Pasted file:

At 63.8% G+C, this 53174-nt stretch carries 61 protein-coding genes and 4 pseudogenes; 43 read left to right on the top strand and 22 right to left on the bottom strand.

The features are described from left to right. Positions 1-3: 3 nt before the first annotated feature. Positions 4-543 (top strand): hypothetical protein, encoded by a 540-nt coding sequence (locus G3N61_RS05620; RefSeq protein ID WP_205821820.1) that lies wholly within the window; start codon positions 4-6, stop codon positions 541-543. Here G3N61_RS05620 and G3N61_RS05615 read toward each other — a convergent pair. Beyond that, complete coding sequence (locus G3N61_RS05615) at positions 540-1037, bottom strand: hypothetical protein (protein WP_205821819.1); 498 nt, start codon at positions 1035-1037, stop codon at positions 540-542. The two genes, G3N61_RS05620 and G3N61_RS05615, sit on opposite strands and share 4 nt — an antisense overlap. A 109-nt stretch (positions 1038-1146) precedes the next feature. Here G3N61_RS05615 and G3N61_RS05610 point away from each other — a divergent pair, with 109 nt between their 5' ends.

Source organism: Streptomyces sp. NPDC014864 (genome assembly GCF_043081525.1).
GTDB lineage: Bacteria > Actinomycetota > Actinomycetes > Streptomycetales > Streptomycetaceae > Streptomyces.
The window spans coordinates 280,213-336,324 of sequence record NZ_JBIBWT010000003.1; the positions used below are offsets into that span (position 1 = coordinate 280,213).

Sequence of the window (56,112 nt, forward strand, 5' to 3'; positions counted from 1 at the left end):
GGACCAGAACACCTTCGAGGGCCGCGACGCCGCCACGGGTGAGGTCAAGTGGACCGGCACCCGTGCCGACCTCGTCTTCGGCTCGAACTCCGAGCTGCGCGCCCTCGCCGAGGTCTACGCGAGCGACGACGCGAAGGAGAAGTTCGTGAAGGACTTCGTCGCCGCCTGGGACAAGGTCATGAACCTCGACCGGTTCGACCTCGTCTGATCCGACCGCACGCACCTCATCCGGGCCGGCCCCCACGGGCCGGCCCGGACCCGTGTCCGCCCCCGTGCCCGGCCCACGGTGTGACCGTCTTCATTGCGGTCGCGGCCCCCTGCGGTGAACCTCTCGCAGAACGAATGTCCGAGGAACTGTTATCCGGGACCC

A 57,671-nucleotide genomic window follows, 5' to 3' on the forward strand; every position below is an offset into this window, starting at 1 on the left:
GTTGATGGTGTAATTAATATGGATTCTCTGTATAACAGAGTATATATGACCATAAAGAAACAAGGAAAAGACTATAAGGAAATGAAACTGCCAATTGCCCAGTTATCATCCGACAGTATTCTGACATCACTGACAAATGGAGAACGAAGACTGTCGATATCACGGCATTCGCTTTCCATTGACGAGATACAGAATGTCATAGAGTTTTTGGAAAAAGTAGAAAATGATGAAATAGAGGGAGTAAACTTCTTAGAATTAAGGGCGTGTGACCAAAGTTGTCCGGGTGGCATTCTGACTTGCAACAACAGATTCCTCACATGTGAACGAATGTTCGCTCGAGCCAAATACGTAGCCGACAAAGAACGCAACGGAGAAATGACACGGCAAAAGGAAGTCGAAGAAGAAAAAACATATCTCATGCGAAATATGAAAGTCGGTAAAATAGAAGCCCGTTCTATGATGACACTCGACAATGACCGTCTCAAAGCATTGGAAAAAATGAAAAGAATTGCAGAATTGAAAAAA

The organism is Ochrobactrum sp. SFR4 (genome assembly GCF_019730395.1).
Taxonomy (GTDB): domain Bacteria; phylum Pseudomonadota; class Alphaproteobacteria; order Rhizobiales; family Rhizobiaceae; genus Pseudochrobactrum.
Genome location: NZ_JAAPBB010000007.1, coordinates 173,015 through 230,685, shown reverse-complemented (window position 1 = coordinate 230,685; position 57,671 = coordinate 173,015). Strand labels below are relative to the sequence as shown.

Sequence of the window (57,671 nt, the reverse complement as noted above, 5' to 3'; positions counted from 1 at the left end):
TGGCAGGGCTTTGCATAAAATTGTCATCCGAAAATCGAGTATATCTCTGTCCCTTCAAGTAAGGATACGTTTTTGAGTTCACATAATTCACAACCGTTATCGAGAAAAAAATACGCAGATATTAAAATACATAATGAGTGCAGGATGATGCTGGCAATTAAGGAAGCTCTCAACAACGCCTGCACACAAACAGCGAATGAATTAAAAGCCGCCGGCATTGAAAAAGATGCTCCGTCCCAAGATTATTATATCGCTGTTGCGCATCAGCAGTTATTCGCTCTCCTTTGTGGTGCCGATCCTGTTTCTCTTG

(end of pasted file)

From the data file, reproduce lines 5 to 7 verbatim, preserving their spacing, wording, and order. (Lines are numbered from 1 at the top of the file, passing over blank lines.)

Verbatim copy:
The window spans coordinates 280,213-336,324 of sequence record NZ_JBIBWT010000003.1; the positions used below are offsets into that span (position 1 = coordinate 280,213).

Sequence of the window (56,112 nt, forward strand, 5' to 3'; positions counted from 1 at the left end):
GGACCAGAACACCTTCGAGGGCCGCGACGCCGCCACGGGTGAGGTCAAGTGGACCGGCACCCGTGCCGACCTCGTCTTCGGCTCGAACTCCGAGCTGCGCGCCCTCGCCGAGGTCTACGCGAGCGACGACGCGAAGGAGAAGTTCGTGAAGGACTTCGTCGCCGCCTGGGACAAGGTCATGAACCTCGACCGGTTCGACCTCGTCTGATCCGACCGCACGCACCTCATCCGGGCCGGCCCCCACGGGCCGGCCCGGACCCGTGTCCGCCCCCGTGCCCGGCCCACGGTGTGACCGTCTTCATTGCGGTCGCGGCCCCCTGCGGTGAACCTCTCGCAGAACGAATGTCCGAGGAACTGTTATCCGGGACCC